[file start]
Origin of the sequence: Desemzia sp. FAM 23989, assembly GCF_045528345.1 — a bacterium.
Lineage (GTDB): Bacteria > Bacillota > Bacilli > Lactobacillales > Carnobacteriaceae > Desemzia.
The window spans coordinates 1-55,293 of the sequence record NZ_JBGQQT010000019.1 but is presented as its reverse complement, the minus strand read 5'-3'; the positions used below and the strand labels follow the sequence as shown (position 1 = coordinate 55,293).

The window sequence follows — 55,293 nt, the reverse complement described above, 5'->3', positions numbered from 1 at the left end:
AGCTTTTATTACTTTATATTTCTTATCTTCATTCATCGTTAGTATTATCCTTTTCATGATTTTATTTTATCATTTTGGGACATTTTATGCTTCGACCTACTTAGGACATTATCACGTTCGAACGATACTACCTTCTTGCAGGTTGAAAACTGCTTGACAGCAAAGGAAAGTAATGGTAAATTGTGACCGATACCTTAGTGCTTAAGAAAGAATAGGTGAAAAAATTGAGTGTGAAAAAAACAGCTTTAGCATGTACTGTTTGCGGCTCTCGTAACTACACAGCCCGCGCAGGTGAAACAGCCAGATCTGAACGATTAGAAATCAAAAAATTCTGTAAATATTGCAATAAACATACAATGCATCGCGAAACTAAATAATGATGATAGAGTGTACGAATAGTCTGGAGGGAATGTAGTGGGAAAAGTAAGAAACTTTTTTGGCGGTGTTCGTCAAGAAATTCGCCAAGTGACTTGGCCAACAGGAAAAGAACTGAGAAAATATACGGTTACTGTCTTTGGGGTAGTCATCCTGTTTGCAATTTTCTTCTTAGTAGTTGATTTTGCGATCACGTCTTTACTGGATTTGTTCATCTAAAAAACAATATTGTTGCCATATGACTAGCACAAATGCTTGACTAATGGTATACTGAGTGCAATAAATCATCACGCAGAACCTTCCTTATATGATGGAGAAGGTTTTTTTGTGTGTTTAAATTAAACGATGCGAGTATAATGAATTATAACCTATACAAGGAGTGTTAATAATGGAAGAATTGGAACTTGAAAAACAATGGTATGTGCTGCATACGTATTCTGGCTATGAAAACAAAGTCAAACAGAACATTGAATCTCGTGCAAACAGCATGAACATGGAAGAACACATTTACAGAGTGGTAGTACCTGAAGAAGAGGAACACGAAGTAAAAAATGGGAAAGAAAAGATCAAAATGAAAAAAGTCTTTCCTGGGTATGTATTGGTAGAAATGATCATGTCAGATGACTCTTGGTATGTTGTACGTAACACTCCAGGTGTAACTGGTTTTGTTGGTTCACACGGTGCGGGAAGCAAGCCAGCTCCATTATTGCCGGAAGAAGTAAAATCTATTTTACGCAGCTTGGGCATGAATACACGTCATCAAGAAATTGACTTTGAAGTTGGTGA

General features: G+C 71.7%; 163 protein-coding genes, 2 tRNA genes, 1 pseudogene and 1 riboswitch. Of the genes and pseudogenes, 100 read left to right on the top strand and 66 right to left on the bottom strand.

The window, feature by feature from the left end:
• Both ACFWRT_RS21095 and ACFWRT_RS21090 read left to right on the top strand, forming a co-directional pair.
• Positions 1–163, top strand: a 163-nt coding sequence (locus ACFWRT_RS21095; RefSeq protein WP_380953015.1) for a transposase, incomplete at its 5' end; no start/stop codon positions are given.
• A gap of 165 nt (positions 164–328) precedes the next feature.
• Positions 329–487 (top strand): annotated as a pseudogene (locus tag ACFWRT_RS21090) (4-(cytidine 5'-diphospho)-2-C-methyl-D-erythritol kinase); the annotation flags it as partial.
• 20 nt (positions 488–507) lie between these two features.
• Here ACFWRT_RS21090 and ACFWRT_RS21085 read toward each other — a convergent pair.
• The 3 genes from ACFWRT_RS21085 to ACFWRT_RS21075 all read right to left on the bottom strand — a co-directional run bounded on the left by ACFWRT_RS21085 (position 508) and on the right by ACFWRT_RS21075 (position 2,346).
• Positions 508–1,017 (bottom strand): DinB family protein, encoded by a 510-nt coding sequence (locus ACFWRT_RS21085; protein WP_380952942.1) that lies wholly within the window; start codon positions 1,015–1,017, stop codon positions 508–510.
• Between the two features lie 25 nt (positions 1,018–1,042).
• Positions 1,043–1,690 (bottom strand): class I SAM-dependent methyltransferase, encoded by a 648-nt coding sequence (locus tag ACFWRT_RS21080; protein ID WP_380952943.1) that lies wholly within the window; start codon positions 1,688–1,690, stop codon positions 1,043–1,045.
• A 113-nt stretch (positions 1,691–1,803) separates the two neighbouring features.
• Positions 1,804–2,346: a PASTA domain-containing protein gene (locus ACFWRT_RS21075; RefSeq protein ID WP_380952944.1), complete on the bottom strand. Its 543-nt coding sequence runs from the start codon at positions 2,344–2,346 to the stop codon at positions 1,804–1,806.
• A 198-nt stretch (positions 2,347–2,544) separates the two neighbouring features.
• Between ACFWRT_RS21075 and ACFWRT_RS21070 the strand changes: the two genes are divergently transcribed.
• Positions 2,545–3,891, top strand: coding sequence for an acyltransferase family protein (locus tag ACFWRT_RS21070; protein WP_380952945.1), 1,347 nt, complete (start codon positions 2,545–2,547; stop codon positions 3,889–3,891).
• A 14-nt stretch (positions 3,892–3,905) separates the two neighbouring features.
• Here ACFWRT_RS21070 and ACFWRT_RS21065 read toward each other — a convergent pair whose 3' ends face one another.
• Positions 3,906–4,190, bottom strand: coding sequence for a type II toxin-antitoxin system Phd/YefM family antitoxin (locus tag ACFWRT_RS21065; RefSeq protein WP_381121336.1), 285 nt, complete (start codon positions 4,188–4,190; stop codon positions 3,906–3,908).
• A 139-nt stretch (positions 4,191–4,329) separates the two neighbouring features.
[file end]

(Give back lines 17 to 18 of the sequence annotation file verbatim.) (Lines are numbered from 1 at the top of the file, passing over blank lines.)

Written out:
• Positions 1,043–1,690 (bottom strand): class I SAM-dependent methyltransferase, encoded by a 648-nt coding sequence (locus tag ACFWRT_RS21080; protein ID WP_380952943.1) that lies wholly within the window; start codon positions 1,688–1,690, stop codon positions 1,043–1,045.
• A 113-nt stretch (positions 1,691–1,803) separates the two neighbouring features.